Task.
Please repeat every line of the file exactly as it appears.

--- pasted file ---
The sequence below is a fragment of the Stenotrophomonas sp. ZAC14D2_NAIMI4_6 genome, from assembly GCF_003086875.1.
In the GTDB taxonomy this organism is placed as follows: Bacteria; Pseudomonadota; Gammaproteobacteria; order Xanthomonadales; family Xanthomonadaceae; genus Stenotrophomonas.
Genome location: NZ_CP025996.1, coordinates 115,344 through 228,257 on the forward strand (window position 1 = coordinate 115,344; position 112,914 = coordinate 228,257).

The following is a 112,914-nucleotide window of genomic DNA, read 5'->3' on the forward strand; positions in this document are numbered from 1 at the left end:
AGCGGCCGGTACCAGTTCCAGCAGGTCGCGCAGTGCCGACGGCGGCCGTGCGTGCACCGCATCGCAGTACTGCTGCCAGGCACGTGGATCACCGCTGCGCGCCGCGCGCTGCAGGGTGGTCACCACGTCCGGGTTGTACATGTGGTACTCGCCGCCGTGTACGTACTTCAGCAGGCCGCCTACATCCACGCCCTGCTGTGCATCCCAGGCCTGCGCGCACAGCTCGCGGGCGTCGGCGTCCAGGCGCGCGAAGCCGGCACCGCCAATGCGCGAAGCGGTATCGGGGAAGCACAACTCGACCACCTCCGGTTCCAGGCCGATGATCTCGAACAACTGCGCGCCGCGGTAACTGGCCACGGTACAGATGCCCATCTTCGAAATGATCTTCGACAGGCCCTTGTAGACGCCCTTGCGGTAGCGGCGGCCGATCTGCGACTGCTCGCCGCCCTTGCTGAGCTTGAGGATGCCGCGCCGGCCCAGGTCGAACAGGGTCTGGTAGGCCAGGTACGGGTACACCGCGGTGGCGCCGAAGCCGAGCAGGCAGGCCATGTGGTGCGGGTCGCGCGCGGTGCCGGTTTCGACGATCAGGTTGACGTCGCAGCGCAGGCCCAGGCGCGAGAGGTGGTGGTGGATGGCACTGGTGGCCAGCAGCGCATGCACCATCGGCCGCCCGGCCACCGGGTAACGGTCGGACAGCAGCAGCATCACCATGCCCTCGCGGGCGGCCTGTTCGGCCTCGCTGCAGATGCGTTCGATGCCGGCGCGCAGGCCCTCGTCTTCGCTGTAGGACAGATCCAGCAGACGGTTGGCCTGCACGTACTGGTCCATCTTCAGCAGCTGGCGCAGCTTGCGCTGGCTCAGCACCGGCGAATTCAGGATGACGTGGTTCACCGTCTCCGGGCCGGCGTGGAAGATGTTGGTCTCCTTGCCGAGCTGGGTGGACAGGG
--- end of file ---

The sequence below is a fragment of the Stenotrophomonas sp. ZAC14D2_NAIMI4_6 genome, from assembly GCF_003086875.1.
In the GTDB taxonomy this organism is placed as follows: Bacteria; Pseudomonadota; Gammaproteobacteria; order Xanthomonadales; family Xanthomonadaceae; genus Stenotrophomonas.
Genome location: NZ_CP025996.1, coordinates 115,344 through 228,257 on the forward strand (window position 1 = coordinate 115,344; position 112,914 = coordinate 228,257).

The following is a 112,914-nucleotide window of genomic DNA, read 5'->3' on the forward strand; positions in this document are numbered from 1 at the left end:
AGCGGCCGGTACCAGTTCCAGCAGGTCGCGCAGTGCCGACGGCGGCCGTGCGTGCACCGCATCGCAGTACTGCTGCCAGGCACGTGGATCACCGCTGCGCGCCGCGCGCTGCAGGGTGGTCACCACGTCCGGGTTGTACATGTGGTACTCGCCGCCGTGTACGTACTTCAGCAGGCCGCCTACATCCACGCCCTGCTGTGCATCCCAGGCCTGCGCGCACAGCTCGCGGGCGTCGGCGTCCAGGCGCGCGAAGCCGGCACCGCCAATGCGCGAAGCGGTATCGGGGAAGCACAACTCGACCACCTCCGGTTCCAGGCCGATGATCTCGAACAACTGCGCGCCGCGGTAACTGGCCACGGTACAGATGCCCATCTTCGAAATGATCTTCGACAGGCCCTTGTAGACGCCCTTGCGGTAGCGGCGGCCGATCTGCGACTGCTCGCCGCCCTTGCTGAGCTTGAGGATGCCGCGCCGGCCCAGGTCGAACAGGGTCTGGTAGGCCAGGTACGGGTACACCGCGGTGGCGCCGAAGCCGAGCAGGCAGGCCATGTGGTGCGGGTCGCGCGCGGTGCCGGTTTCGACGATCAGGTTGACGTCGCAGCGCAGGCCCAGGCGCGAGAGGTGGTGGTGGATGGCACTGGTGGCCAGCAGCGCATGCACCATCGGCCGCCCGGCCACCGGGTAACGGTCGGACAGCAGCAGCATCACCATGCCCTCGCGGGCGGCCTGTTCGGCCTCGCTGCAGATGCGTTCGATGCCGGCGCGCAGGCCCTCGTCTTCGCTGTAGGACAGATCCAGCAGACGGTTGGCCTGCACGTACTGGTCCATCTTCAGCAGCTGGCGCAGCTTGCGCTGGCTCAGCACCGGCGAATTCAGGATGACGTGGTTCACCGTCTCCGGGCCGGCGTGGAAGATGTTGGTCTCCTTGCCGAGCTGGGTGGACAGGG